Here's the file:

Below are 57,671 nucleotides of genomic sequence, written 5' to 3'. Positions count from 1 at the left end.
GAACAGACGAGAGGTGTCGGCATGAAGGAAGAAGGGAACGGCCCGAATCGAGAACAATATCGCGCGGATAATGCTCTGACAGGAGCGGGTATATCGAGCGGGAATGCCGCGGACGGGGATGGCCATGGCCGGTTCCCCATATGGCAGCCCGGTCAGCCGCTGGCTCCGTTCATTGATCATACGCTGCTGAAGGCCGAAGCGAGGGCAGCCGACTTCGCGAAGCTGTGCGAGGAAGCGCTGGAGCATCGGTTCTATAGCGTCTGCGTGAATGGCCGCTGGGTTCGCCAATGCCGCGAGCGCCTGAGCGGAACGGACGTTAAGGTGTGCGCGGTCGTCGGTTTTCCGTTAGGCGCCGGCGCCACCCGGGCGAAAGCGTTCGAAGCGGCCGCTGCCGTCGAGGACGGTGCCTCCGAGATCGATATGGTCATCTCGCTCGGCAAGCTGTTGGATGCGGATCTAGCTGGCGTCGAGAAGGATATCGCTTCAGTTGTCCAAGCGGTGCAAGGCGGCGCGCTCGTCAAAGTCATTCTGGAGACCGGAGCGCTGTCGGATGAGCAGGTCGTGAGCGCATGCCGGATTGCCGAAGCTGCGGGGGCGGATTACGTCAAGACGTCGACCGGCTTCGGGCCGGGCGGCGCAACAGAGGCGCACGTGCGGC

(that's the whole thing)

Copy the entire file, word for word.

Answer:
Below are 57,671 nucleotides of genomic sequence, written 5' to 3'. Positions count from 1 at the left end.
GAACAGACGAGAGGTGTCGGCATGAAGGAAGAAGGGAACGGCCCGAATCGAGAACAATATCGCGCGGATAATGCTCTGACAGGAGCGGGTATATCGAGCGGGAATGCCGCGGACGGGGATGGCCATGGCCGGTTCCCCATATGGCAGCCCGGTCAGCCGCTGGCTCCGTTCATTGATCATACGCTGCTGAAGGCCGAAGCGAGGGCAGCCGACTTCGCGAAGCTGTGCGAGGAAGCGCTGGAGCATCGGTTCTATAGCGTCTGCGTGAATGGCCGCTGGGTTCGCCAATGCCGCGAGCGCCTGAGCGGAACGGACGTTAAGGTGTGCGCGGTCGTCGGTTTTCCGTTAGGCGCCGGCGCCACCCGGGCGAAAGCGTTCGAAGCGGCCGCTGCCGTCGAGGACGGTGCCTCCGAGATCGATATGGTCATCTCGCTCGGCAAGCTGTTGGATGCGGATCTAGCTGGCGTCGAGAAGGATATCGCTTCAGTTGTCCAAGCGGTGCAAGGCGGCGCGCTCGTCAAAGTCATTCTGGAGACCGGAGCGCTGTCGGATGAGCAGGTCGTGAGCGCATGCCGGATTGCCGAAGCTGCGGGGGCGGATTACGTCAAGACGTCGACCGGCTTCGGGCCGGGCGGCGCAACAGAGGCGCACGTGCGGC